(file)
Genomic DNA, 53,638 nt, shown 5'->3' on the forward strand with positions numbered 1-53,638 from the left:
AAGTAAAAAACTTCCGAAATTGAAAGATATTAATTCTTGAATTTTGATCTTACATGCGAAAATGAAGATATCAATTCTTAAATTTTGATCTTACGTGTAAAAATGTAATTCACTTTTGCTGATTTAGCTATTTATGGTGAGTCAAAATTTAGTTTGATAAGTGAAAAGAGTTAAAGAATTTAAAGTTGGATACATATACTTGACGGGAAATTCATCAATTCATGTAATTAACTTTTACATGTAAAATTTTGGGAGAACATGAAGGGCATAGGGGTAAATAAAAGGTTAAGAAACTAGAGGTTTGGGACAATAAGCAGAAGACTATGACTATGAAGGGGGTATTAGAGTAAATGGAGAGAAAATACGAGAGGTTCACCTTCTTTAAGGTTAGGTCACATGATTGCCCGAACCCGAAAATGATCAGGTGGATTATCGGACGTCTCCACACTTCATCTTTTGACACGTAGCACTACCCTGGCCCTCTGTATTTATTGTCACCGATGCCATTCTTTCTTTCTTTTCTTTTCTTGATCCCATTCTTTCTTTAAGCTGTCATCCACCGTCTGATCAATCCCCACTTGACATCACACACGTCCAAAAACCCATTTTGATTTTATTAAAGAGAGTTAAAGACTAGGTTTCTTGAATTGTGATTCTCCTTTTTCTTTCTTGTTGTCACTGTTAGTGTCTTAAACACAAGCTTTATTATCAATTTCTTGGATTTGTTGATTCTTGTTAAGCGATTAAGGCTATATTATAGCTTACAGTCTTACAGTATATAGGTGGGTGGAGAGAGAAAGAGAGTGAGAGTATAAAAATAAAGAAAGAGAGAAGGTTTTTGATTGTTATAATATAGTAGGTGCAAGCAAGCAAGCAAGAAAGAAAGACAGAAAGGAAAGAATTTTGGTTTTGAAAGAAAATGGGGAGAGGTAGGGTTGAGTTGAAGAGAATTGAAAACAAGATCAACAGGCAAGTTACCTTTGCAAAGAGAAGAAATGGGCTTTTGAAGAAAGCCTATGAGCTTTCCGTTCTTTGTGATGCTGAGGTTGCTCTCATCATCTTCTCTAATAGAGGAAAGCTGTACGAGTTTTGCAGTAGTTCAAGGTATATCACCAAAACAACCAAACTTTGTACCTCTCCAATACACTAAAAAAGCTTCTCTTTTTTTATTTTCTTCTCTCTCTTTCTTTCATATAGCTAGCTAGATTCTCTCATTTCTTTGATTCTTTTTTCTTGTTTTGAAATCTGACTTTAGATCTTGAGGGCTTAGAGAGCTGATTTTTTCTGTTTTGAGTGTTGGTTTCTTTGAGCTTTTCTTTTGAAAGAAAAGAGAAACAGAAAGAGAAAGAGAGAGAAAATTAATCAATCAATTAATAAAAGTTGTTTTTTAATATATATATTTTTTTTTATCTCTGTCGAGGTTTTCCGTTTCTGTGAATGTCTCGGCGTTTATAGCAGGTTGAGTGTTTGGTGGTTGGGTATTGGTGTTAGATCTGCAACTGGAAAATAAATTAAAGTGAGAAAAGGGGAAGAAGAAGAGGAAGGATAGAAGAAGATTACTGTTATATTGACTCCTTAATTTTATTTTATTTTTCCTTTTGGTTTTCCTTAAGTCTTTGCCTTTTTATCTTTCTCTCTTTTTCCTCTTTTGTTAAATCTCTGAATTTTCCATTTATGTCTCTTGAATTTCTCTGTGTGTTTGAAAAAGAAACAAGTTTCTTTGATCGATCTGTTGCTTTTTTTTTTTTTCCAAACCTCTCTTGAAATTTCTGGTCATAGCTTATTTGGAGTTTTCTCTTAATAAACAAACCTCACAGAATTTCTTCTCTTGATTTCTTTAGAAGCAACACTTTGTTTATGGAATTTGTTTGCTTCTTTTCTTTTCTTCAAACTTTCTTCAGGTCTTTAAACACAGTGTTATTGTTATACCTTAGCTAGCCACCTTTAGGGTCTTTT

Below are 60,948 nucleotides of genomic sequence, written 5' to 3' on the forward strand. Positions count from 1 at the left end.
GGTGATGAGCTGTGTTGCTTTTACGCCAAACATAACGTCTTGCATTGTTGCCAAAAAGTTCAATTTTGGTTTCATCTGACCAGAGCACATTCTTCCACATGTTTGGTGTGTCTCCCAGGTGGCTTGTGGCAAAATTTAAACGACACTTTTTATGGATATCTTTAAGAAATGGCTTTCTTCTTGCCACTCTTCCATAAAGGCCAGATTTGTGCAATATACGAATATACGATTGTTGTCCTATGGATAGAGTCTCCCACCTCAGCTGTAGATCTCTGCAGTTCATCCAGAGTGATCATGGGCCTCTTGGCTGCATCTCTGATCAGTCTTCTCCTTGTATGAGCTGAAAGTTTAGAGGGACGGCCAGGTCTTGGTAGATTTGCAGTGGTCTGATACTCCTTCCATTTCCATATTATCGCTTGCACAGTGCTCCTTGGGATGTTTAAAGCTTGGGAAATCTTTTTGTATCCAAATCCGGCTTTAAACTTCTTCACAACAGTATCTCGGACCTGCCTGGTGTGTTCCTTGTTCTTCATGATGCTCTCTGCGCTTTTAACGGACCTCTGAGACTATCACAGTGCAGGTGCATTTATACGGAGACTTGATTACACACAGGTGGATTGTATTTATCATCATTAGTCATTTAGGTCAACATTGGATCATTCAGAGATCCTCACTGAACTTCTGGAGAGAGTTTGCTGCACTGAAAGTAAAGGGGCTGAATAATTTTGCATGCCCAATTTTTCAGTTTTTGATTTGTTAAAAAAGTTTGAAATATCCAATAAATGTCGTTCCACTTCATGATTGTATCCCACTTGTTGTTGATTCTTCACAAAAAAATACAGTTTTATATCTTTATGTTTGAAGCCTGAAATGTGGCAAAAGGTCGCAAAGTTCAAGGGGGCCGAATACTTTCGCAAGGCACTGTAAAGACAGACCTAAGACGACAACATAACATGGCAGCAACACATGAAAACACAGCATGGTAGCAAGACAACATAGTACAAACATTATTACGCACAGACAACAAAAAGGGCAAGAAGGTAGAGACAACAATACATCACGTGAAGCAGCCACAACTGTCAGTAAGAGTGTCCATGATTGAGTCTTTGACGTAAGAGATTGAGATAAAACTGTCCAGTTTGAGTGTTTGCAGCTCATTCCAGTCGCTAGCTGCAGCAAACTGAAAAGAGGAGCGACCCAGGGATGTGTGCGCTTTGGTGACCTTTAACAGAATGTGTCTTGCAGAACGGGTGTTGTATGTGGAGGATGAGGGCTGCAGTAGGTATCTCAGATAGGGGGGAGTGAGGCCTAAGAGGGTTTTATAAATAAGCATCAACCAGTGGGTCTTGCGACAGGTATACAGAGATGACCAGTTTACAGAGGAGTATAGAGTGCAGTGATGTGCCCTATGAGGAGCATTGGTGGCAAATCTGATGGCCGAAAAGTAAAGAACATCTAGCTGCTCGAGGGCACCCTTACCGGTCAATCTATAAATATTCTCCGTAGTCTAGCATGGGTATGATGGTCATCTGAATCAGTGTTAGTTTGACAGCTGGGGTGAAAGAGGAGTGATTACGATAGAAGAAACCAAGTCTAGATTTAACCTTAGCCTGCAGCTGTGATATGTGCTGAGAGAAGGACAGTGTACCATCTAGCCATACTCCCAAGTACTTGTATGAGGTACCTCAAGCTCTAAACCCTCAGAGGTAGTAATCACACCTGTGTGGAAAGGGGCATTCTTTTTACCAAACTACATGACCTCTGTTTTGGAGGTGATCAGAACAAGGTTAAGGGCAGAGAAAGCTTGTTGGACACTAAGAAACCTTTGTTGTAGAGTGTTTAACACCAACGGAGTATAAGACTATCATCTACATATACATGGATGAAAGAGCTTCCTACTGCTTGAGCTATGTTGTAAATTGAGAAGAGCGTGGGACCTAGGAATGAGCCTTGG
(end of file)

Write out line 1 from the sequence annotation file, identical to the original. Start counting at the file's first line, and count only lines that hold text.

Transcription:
Genomic DNA, 53,638 nt, shown 5'->3' on the forward strand with positions numbered 1-53,638 from the left: